Quantum Magnetic Field Effect

A powerful new way to control X-ray emission


The quantum magnetic field effect is important in LPPF’s work, because it allows us to control how hot the electrons in the plasma are and therefore how much X-ray energy is emitted, and how much energy each X-ray photon carries. By suppressing the transfer of energy from the ions, which generate the nuclear fusion energy, to the electrons, which emit X-rays, we can reduce the amount of energy lost to the plasma by the X-rays, thus heat the plasma hotter and gain more fusion energy.

The effect only operates at extremely high fields, billions of times that of the Earth’s magnetic field, but the DPF can reach such high fields. See technical paper here.

Here is an explanation of how it works:

To understand how the magnetic effect works, it’s important to note first how ions heat electrons in the plasma. For fundamental mechanical reasons, a particle can only impart energy to particles that are traveling slower than it is. A simple way of seeing this is to imagine two runners, one fat (the ion) and one skinny (the electron). If the electron is running faster it can catch up to the ion and give it a shove, increasing the ion’s energy. But if the ion is running faster, it can give the electron a shove, increasing the skinny runner’s energy. In either case the faster particle gives up energy to the slower particle. This is the case even if the slower particle has far more energy to begin with due to its greater mass. Since ions have at least 1,836 times as much mass as electrons, slower moving ions often have far more energy than electrons, but if the electrons move faster, the ions gain still more energy at the electrons’ expense.

In plasma without a strong magnetic field, however, there are always a few electrons that are randomly moving more slowly that the ions. The ions give up energy to those electrons, which then mix in with the rest. So, in “normal plasma”, energy does get equalized and the ions and electrons end up at the same temperature, with the average ion moving far slower than the average electron, but faster than some electrons.

A powerful magnetic field, more than several billion gauss (several billion times the magnetic field of the Earth) changes this situation. In any magnetic field, an electron moves in a helical orbit around the direction of the magnetic field line. The size of the orbit, the gyroradius, gets smaller for lower electron velocities and for HIGHER magnetic fields. But quantum mechanics dictates that associated with each electron is a wave, which gets longer as the electron velocity goes down. An electron can only be located with one wavelength, not within a smaller volume.

At a certain point, the gyroradius shrinks down to the same size as the electron’s wavelength. It can’t shrink any further. So, for a given magnetic field, there is a minimum velocity that an electron can have in orbiting the magnetic field line. A smaller velocity would make its gyroradius smaller than its wavelength, which is impossible.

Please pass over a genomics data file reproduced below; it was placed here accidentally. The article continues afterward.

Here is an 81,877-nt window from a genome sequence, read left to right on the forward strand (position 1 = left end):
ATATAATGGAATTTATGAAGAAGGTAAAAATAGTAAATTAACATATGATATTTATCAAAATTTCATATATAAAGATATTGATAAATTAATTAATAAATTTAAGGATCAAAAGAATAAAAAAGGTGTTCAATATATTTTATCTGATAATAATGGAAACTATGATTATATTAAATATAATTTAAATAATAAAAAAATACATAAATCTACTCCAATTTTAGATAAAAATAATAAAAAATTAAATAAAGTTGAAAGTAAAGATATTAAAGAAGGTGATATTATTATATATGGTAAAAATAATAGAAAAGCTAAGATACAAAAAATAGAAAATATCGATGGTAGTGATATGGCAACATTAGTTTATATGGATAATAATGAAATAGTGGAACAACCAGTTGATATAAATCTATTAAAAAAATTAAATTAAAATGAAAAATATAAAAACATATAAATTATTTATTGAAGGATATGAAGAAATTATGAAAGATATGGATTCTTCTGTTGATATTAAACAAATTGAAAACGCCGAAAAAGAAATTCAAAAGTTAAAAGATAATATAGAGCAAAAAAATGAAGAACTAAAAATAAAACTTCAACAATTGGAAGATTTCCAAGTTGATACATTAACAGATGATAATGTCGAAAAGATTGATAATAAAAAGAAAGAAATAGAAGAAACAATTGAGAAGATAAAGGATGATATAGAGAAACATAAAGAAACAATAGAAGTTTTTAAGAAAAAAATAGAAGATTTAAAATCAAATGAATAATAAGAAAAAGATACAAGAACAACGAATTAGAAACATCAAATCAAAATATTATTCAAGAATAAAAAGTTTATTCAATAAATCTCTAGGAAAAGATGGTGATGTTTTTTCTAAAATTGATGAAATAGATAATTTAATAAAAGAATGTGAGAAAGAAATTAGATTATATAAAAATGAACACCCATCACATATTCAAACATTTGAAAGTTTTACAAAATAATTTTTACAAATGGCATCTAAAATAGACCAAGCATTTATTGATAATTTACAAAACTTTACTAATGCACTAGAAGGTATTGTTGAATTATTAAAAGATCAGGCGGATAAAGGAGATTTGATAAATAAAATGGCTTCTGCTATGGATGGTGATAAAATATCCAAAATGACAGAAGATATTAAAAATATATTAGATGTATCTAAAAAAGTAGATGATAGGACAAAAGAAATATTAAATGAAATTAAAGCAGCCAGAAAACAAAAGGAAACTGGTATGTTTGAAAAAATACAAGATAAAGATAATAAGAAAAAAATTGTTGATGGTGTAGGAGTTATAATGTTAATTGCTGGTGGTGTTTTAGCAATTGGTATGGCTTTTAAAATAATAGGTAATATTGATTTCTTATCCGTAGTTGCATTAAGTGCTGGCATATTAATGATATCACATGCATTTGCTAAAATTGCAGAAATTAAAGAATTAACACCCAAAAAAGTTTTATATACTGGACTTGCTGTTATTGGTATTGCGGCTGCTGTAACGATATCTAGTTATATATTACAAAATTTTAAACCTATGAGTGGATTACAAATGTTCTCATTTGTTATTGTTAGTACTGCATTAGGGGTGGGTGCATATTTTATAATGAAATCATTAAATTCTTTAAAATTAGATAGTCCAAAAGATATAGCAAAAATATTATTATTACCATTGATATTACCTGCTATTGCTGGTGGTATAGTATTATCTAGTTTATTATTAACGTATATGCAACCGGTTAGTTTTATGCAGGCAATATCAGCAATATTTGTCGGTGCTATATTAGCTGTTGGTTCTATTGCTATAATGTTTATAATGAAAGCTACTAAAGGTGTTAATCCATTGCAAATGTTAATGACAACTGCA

Because of this quantum mechanical magnetic field effect, there is a minimum momentum that must be conveyed to an electron to increase its energy. This means in turn that ions must have a certain minimum velocity to convey this momentum to the electron.

So, instead of the ions just having to move faster than some electrons, they instead have to move faster than this minimum velocity, which depends on the magnetic field strength. If the field is strong enough, very few of the ions will have this minimum velocity, so energy transfer to the electron will be very inefficient. On the other hand, the fast electrons that can heat the ions will all have more—on average far more—than this minimum velocity, so they will heat the ions efficiently.

Because they lose energy more efficiently than they gain it, the electrons are far cooler than the ions. But since X-ray emission grows with temperature, cooler electrons lead to far less X-ray cooling. Thus, by controlling the magnetic field, we can control the X-ray energy output.

The effects of magnetic fields on ion-electron collisions have been studied for some time. It was first pointed out in the 1970s by Oak Ridge researcher J. Rand McNally in a non-quantum mechanical form. More recently astronomers studying neutron stars, which have powerful magnetic fields, noted the quantum mechanical form of the effect, which is much larger. However, Lerner was the first to point out in 2003 that this quantum effect would have a large impact on the plasma focus, where such strong magnetic fields are possible. Experiments have already demonstrated 0.4 giga gauss fields, and DPFs with smaller electrodes and stronger initial magnetic fields can reach as high as 5 gigagauss, Lerner calculates. This should be achievable in the next round of LPPF’s experiments.









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